Logic flow of FIG. 2 proceeds from step 214 to step 216 where the closed pedal position value is calculated as illustrated in FIG. 5. Step 216 is conducted every time the pedal sensor S1 is read. Step 500 determines whether the filtered pedal position value from step 210, or step 207 in the event of failure of pedal sensor S1, is close enough to the closed pedal position, initialized in step 200 and evaluated/calculated in step 216, making it a candidate to be used as the new closed pedal position. If no, then the logic flow of FIG. 5 is exited. If yes, the logic flow proceeds to step 502 where a determination is made as to whether there is a pedal sensor failure. If yes, the closed pedal position is set equal to the filtered pedal position in step 503 and the logic flow of FIG. 5 is exited. If no, the logic flow proceeds to step 504 where a determination is made as to whether the filtered pedal position value from step 210, or step 207 in the event of failure of pedal sensor S1, is less than the closed pedal position value, initialized in step 200 and evaluated/calculated in step 216, making it a candidate to be used as the new closed pedal position. If no, then the logic flow of FIG. 5 is exited. If yes, the step 506 determines whether the KAM has been initialized with stored pedal position values. If no, then step 507 sets the closed pedal position value as equal to the filtered pedal position value and proceeds to exit the logic flow of FIG. 5. If yes, the logic flow goes to step 508 where the average of the previously stored pedal position values stored in KAM and calculated in step 212, is compared to the filtered pedal position value. If the filtered pedal position value is greater than the KAM average value, step 509 sets the closed pedal position value as equal to the filtered pedal position value and proceeds to exit the logic flow of FIG. 5. If the filtered pedal position value is less than the KAM average value indicative of an abnormal pedal position, the logic flow proceeds to step 510 which sets the closed pedal position value as equal to the average of the previously stored pedal position values calculated in step 508. Step 510 thereby avoids making a throttle position determination based on an abnormal “pull-back” pedal position also illustrated in FIG. 1 as P2 that is outside the normal pedal position range.

The closed pedal position value of step 509 or step 510 (which is set equal to the KAM average value) or 509, is used to determine throttle position.

The invention is advantageous to improve determination of the closed foot-off pedal position and thus the closed throttle valve position during vehicle operation by avoiding effects of a temporary abnormal “snap-back” pedal position by use of step 208 of FIG. 2 and avoiding effects of an abnormal “pull-back” accelerator pedal position by use of steps 212 to 216 together with steps 506-510 of FIG. 5. The present invention improves of control of the throttle valve which in turn controls airflow to the internal combustion engine.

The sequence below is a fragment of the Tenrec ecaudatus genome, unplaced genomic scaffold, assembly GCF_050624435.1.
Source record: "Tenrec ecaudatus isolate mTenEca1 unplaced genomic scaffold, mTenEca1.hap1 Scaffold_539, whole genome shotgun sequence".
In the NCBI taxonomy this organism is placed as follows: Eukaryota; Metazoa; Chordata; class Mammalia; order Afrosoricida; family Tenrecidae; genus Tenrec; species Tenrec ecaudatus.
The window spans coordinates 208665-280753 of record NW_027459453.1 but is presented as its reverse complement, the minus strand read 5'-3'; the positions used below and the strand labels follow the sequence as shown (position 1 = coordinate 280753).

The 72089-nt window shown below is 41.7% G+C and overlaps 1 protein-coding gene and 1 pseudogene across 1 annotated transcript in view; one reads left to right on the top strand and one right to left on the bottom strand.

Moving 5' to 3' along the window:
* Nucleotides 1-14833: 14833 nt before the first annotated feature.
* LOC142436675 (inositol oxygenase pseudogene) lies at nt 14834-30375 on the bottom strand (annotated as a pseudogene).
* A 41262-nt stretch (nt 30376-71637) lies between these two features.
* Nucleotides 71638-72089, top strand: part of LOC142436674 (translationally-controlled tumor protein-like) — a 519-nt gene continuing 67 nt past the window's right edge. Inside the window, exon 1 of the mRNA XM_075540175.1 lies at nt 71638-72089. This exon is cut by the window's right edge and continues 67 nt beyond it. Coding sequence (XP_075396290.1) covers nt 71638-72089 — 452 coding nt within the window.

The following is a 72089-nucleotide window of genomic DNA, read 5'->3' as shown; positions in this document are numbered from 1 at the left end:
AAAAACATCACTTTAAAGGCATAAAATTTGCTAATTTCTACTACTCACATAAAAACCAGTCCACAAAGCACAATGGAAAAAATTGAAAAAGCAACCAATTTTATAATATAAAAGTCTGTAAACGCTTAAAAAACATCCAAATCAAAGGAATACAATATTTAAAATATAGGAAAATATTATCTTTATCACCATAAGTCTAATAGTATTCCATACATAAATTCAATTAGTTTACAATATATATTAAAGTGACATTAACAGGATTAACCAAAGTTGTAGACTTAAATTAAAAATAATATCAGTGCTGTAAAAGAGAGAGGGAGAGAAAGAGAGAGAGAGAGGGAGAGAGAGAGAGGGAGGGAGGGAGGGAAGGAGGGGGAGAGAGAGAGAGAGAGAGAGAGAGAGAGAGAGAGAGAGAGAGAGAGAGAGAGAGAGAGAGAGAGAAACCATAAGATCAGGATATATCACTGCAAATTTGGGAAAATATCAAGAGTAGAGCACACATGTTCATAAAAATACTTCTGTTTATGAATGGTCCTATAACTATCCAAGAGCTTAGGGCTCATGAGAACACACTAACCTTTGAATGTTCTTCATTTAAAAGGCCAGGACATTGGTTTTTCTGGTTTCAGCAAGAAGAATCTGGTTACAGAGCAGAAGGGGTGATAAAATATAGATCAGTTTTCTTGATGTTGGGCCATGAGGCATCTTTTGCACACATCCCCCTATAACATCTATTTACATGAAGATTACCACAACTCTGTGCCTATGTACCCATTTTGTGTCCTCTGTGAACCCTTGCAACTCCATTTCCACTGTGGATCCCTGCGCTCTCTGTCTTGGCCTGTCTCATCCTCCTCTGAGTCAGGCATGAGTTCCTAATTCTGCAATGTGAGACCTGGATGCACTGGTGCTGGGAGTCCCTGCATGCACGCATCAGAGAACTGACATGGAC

While the invention has been described in terms of specific embodiments thereof, it is not intended to be limited thereto but rather only as set forth in the appended claims.

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Referenced by
Citing PatentFiling datePublication dateApplicantTitle
US7080549Nov 21, 2005Jul 25, 2006Hitachi, Ltd.Throttle position sensor
US8589047 *Aug 4, 2011Nov 19, 2013GM Global Technology Operations LLCMethod and control device for operating a combustion engine of a motor vehicle and motor vehicle
US20050126270 *Dec 11, 2003Jun 16, 2005Liang ShaoThrottle position sensor
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Classifications
U.S. Classification123/396, 123/399, 73/114.26
International ClassificationF02D41/22, F02D11/10
Cooperative ClassificationF02D2011/102, F02D2200/0404, F02D2250/16, Y02T10/40, F02D2200/602, F02D41/222, F02D2400/08, F02D11/107
European ClassificationF02D11/10F, F02D41/22D
Legal Events
DateCodeEventDescription
Dec 6, 2001ASAssignment
Owner name: FORD MOTOR COMPANY A DELAWARE CORPORATION, MICHIGA
Free format text: ASSIGNMENT OF ASSIGNORS INTEREST;ASSIGNORS:FARMER, DAVID G.;OSHINSKY, DAVID;BOWER, JR., STANLEY L.;REEL/FRAME:012354/0845
Effective date: 20011101
May 7, 2002ASAssignment
Owner name: FORD GLOBAL TECHNOLOGIES, INC., A MICHIGAN CORPORA
Free format text: ASSIGNMENT OF ASSIGNORS INTEREST;ASSIGNOR:FORD MOTOR COMPANY, A DELAWARE CORPORATION;REEL/FRAME:012894/0543
Effective date: 20011102
Apr 22, 2003ASAssignment
Owner name: FORD GLOBAL TECHNOLOGIES, LLC, MICHIGAN
Free format text: MERGER;ASSIGNOR:FORD GLOBAL TECHNOLOGIES, INC.;REEL/FRAME:013987/0838
Effective date: 20030301
Owner name: FORD GLOBAL TECHNOLOGIES, LLC,MICHIGAN
Free format text: MERGER;ASSIGNOR:FORD GLOBAL TECHNOLOGIES, INC.;REEL/FRAME:013987/0838
Effective date: 20030301